A Russian Navy flotilla, led by the cruiser Peter the Great, has arrived at the port of La Guaira in northern Venezuela for joint maneuvers with the Venezuelan Navy to coincide with a visit by Russian President Dmitry Medvedev.
The official line is that the joint maneuvers, which include the Peter the Great, one of Russia’s most powerful warships, is simply a good will exercise between two friendly countries. The reality is that the joint maneuvers, which include one of the furthest deployment of Russian naval units since the fall of the Soviet Empire, is a clear signal to the United States from two unfriendly powers.
By deploying a navy flotilla in the southern Caribbean , including the Peter the Great, Russia gets to assert itself as a power that can make itself felt anywhere in the world, even in America’s back yard. The deployment of the Peter the Great led flotilla is also seen as a response to a planned deployment of anti missile defense systems in Eastern Europe.
Venezuela, led by its bombastic strong man Hugo Chavez, is using the joint maneuvers to demonstrate that his country has a powerful ally, thus enhancing his personal power. Russia is also providing arms to the Venezuelan military, including 24 Sukhoi-30 fighter jets. The joint naval maneuvers are clearly directed toward the United States, which Hugo Chavez has accused of plotting to invade Venezuela or overthrow him.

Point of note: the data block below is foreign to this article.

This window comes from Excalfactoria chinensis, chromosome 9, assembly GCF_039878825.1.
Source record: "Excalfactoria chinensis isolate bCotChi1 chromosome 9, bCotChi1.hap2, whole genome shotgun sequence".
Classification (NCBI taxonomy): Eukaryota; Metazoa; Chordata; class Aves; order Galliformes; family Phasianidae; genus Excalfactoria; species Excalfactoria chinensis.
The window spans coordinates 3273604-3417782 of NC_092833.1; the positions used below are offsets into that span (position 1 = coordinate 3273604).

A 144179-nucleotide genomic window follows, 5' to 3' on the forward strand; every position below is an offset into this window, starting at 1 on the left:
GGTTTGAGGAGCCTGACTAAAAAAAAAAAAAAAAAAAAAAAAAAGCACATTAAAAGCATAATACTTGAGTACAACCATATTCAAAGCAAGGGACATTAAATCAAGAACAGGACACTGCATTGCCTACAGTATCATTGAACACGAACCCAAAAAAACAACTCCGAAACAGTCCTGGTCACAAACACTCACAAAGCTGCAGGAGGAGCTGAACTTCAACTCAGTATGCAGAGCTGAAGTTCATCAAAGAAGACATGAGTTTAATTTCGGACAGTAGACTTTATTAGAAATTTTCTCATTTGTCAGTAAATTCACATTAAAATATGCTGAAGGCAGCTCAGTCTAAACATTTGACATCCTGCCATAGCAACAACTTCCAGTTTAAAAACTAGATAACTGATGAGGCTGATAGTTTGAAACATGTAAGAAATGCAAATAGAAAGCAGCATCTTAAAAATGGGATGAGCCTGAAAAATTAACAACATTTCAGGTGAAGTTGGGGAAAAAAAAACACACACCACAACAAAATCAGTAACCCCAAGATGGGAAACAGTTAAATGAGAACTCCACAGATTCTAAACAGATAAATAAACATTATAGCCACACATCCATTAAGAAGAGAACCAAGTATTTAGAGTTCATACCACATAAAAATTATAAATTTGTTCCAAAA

Hugo Chavez recently suffered a huge political defeat in regional elections. According to the New York Times:
“Though Mr. Chávez’s allies won 17 of the 22 states in Sunday’s vote, his opponents did well in some poor urban areas, and in states like Zulia, where much of Venezuela’s oil is produced; Carabobo, the home of auto manufacturers and petrochemical plants; and Táchira, rich in agriculture and cattle. Mr. Chávez framed the elections as a plebiscite on his evolving revolutionary ideology, but voters appeared to focus on more mundane concerns like inflation, which at more than 30 percent is the highest rate in Latin America, and fears that an economic boom might be sputtering to an end as oil prices plunge, forcing Mr. Chávez to reconsider his spending plans.”
Hugo Chavez had threatened to send tanks into the state of Carabobo if his ally Mario Silva lost his post as governor. Venezuelan voters reacted by booting out Silva anyway,
Hugo Chavez’s term as President of Venezuela is up in 2010 and according to the Venezuelan Constitution he will be unable to run again. An attempt in 2007 to amend the Venezuelan Constitution to remove term limits and, in effect, make Hugo Chavez President for life failed in a popular referendum. Chavez will attempt to amend the Constitution again before he is required to step down.
The big question people in South America are asking, will Hugo Chavez step down in 2010 as required by the Venezuelan Constitution? Or will he remove the fig leaf of law and make himself a dictator in fact, imposing brute force law on Venezuela to enact the madcap kind of socialism that has so far caused economic turmoil in the oil rich, South American country.
Sources: Russian warships arrive for maneuvers off Venezuela, AFP, November 25th, 2008
Once Considered Invincible, Chávez Takes a Blow, Simon Romero, New York Times, November 24th, 2008